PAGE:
The datasets of patients with HCC and corresponding clinical data were downloaded from the publicly available Gene Expression Omnibus (GEO) datasets (www.ncbi.nlm.nih.gov/gds). A total of four independent datasets from GSE6764 (20), GSE14520 (21,22), GSE14323 (23) and GSE50579 (24) were utilized to analyze the expression level of G9A in HCC. For GSE14520, GSE6764 and GSE14323, log2 intensity of probe 202326 were used to represent the expression level of G9A. For GSE50579, log2 intensity of probe A23P214 was used to represent the expression level of G9A. The log2 intensities of probes 207484 and 208786 were used to represent G9A and MAP1LC3B expression, respectively, to perform linear regression analysis in HCC tissues of the GSE14520 testing group (n=225). An unpaired Student's t-test was used to compare the expression levels of G9A in HCC tumor tissues and normal tissues. P<0.05 was considered to indicate a statistically significant difference.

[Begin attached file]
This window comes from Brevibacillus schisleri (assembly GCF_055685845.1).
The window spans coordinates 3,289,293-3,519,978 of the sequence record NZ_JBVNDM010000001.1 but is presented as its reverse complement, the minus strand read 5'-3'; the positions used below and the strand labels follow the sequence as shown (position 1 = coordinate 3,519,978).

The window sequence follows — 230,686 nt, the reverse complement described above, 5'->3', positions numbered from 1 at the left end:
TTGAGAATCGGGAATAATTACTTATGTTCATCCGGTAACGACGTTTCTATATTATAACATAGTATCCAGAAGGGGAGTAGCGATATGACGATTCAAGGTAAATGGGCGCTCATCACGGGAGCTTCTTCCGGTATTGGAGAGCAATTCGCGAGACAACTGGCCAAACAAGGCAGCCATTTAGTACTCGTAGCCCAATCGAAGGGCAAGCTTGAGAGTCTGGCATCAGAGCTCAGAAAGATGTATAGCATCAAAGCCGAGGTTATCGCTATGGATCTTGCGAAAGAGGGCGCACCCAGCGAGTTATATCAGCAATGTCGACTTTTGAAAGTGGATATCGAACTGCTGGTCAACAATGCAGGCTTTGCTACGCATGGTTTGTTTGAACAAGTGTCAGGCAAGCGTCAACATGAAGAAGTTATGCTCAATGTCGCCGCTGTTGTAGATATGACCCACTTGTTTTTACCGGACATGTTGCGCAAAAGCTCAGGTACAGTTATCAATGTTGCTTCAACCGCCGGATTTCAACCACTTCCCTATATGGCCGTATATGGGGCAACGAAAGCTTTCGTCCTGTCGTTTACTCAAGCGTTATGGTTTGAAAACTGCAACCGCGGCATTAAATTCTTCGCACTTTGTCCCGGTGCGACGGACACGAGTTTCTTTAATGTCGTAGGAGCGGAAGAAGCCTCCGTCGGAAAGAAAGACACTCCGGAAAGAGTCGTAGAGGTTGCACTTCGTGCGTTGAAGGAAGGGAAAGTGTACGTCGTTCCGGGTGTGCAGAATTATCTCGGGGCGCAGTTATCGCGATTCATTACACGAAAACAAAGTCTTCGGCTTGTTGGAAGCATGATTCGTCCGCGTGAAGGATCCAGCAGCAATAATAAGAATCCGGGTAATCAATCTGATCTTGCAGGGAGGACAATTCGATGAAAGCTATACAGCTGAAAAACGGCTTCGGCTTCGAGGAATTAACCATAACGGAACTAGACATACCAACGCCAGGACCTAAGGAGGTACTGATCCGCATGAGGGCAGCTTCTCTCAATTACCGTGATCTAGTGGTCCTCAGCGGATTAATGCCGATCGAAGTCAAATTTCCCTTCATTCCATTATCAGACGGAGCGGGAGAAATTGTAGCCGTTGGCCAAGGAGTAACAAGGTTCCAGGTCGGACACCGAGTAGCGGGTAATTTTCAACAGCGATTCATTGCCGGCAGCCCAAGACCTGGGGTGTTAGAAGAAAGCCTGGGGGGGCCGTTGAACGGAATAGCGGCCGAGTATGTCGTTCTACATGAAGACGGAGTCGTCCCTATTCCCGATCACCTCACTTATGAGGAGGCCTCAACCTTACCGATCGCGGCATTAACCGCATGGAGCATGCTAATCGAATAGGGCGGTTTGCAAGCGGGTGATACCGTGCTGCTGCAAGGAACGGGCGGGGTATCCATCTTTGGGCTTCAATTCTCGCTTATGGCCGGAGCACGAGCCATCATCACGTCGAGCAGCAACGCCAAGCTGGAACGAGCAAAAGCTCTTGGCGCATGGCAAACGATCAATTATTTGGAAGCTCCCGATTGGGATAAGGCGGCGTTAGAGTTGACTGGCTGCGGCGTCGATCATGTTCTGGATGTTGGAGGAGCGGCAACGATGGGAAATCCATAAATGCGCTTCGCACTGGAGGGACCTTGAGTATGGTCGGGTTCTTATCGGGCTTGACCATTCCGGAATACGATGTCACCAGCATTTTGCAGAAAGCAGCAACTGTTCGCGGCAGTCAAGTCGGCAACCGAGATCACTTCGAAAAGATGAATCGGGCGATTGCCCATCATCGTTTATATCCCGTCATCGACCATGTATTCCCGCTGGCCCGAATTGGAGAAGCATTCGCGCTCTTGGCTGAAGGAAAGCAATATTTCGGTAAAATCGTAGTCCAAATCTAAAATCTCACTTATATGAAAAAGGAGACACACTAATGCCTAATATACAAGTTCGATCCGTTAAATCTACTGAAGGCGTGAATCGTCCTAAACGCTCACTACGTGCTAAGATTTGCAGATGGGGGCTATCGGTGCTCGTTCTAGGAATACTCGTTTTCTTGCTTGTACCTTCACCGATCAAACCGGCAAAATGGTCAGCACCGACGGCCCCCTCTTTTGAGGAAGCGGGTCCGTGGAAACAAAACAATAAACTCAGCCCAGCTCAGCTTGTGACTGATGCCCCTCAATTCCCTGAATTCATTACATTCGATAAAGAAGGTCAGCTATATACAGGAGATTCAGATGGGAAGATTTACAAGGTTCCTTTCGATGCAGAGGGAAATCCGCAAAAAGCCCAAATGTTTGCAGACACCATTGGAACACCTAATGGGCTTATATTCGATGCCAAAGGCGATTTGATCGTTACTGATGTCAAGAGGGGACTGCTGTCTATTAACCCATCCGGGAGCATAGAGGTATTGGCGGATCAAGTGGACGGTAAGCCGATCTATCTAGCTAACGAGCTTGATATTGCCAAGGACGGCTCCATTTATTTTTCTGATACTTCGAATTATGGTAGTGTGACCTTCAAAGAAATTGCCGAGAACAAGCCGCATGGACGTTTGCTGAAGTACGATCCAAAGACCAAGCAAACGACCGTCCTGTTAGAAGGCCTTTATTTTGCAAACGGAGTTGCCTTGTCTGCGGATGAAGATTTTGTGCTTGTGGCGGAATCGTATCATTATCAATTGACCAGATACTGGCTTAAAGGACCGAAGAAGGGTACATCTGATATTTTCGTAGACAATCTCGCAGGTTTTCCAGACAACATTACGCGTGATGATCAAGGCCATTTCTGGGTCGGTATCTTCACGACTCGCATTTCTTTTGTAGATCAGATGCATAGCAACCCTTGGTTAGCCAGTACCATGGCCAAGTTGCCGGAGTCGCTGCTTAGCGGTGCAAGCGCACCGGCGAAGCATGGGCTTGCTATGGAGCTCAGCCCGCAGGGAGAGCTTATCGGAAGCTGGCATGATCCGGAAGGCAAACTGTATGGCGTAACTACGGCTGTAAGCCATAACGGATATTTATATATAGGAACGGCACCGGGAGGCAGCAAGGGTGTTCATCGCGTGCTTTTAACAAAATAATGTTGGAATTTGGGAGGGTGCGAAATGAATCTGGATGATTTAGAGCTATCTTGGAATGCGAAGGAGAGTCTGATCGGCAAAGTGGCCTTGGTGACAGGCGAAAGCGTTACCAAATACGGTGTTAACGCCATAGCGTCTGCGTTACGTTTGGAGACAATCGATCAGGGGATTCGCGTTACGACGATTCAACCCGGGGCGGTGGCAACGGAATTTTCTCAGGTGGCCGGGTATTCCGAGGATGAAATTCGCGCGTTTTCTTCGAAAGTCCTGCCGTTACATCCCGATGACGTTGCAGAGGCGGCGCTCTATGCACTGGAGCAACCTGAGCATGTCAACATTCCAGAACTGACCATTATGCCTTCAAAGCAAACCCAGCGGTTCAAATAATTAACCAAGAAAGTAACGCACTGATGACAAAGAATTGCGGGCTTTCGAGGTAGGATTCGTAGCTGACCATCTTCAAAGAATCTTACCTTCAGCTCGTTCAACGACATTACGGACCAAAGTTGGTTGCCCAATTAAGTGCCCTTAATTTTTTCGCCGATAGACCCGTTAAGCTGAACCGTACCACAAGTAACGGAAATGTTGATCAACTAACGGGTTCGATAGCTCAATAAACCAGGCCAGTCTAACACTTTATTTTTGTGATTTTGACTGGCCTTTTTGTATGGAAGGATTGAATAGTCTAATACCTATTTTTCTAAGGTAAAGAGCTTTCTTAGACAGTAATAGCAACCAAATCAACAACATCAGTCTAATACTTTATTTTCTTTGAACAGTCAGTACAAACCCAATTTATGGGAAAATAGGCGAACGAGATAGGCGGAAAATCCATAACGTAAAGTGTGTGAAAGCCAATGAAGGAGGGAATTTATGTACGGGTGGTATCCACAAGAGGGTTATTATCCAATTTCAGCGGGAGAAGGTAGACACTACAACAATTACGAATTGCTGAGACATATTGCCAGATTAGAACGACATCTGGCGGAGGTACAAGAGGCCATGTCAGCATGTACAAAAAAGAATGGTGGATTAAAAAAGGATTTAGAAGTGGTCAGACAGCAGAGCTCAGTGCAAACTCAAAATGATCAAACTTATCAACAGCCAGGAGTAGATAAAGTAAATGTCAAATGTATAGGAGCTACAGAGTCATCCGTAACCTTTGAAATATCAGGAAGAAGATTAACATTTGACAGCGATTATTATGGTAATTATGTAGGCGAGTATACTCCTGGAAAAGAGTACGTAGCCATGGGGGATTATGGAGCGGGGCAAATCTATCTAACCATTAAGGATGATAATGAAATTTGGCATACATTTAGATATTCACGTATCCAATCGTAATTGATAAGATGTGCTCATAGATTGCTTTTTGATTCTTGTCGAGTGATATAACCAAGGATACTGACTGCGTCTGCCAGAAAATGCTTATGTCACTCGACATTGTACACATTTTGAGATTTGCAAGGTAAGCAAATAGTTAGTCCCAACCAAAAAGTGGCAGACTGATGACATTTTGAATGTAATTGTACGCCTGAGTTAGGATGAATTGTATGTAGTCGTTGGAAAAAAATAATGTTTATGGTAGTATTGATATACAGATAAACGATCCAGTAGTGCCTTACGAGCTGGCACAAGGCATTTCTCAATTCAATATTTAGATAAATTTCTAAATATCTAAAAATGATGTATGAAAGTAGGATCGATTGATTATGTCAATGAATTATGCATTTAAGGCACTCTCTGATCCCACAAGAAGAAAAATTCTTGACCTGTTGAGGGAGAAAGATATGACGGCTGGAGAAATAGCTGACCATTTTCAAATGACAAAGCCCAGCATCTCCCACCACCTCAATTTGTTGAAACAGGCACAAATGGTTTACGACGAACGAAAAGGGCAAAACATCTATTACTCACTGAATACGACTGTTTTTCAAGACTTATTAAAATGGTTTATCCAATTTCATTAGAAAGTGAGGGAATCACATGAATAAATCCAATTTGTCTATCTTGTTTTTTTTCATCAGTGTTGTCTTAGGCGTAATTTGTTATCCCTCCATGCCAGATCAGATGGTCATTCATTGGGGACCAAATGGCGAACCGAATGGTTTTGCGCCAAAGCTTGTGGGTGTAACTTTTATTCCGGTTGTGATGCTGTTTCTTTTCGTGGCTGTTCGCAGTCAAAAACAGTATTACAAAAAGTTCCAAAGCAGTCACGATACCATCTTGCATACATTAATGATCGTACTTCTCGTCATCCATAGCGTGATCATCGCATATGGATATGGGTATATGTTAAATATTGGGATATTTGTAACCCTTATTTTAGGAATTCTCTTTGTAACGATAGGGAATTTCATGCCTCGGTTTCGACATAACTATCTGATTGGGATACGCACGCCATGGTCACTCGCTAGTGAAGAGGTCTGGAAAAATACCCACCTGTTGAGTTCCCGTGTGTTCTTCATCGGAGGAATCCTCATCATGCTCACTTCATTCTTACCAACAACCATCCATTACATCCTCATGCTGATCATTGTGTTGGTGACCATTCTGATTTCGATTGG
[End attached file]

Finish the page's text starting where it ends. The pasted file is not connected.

GSEA

A Java program for GSEA (www.broadinstitute.org/gsea) was used to analyze the potential genes affected by increased G9A expression. The data from the GSE14520 testing group of patients with HCC were downloaded and divided into two groups (high and low, determined by comparing with the median value) according to the expression of G9A and Molecular Signatures Database c5 (GO gene sets, 1454 gene sets). Gene sets with a false discovery rate (FDR) <0.25 and nominal P<0.05 after 1,000 permutations were regarded as significant enrichment.